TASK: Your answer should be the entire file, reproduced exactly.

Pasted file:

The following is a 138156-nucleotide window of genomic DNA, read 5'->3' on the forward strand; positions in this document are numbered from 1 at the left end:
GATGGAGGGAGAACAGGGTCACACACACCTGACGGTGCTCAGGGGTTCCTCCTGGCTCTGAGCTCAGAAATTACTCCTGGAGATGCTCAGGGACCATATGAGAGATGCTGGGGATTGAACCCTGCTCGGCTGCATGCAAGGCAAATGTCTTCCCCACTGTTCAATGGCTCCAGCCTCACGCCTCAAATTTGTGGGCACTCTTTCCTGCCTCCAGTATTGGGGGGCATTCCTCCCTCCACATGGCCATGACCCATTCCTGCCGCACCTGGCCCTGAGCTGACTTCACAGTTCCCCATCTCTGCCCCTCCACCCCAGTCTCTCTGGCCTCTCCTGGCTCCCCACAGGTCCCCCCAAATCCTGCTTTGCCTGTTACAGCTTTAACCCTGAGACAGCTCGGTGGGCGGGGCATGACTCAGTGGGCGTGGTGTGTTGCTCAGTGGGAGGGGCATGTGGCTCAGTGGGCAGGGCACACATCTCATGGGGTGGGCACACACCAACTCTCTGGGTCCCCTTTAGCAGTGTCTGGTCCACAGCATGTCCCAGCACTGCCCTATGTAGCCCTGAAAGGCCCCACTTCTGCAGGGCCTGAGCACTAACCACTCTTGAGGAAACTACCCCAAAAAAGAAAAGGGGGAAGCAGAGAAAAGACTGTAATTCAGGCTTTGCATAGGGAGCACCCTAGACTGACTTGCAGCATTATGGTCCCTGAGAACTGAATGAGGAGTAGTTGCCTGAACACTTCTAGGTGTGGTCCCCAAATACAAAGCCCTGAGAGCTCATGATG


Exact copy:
The following is a 138156-nucleotide window of genomic DNA, read 5'->3' on the forward strand; positions in this document are numbered from 1 at the left end:
GATGGAGGGAGAACAGGGTCACACACACCTGACGGTGCTCAGGGGTTCCTCCTGGCTCTGAGCTCAGAAATTACTCCTGGAGATGCTCAGGGACCATATGAGAGATGCTGGGGATTGAACCCTGCTCGGCTGCATGCAAGGCAAATGTCTTCCCCACTGTTCAATGGCTCCAGCCTCACGCCTCAAATTTGTGGGCACTCTTTCCTGCCTCCAGTATTGGGGGGCATTCCTCCCTCCACATGGCCATGACCCATTCCTGCCGCACCTGGCCCTGAGCTGACTTCACAGTTCCCCATCTCTGCCCCTCCACCCCAGTCTCTCTGGCCTCTCCTGGCTCCCCACAGGTCCCCCCAAATCCTGCTTTGCCTGTTACAGCTTTAACCCTGAGACAGCTCGGTGGGCGGGGCATGACTCAGTGGGCGTGGTGTGTTGCTCAGTGGGAGGGGCATGTGGCTCAGTGGGCAGGGCACACATCTCATGGGGTGGGCACACACCAACTCTCTGGGTCCCCTTTAGCAGTGTCTGGTCCACAGCATGTCCCAGCACTGCCCTATGTAGCCCTGAAAGGCCCCACTTCTGCAGGGCCTGAGCACTAACCACTCTTGAGGAAACTACCCCAAAAAAGAAAAGGGGGAAGCAGAGAAAAGACTGTAATTCAGGCTTTGCATAGGGAGCACCCTAGACTGACTTGCAGCATTATGGTCCCTGAGAACTGAATGAGGAGTAGTTGCCTGAACACTTCTAGGTGTGGTCCCCAAATACAAAGCCCTGAGAGCTCATGATG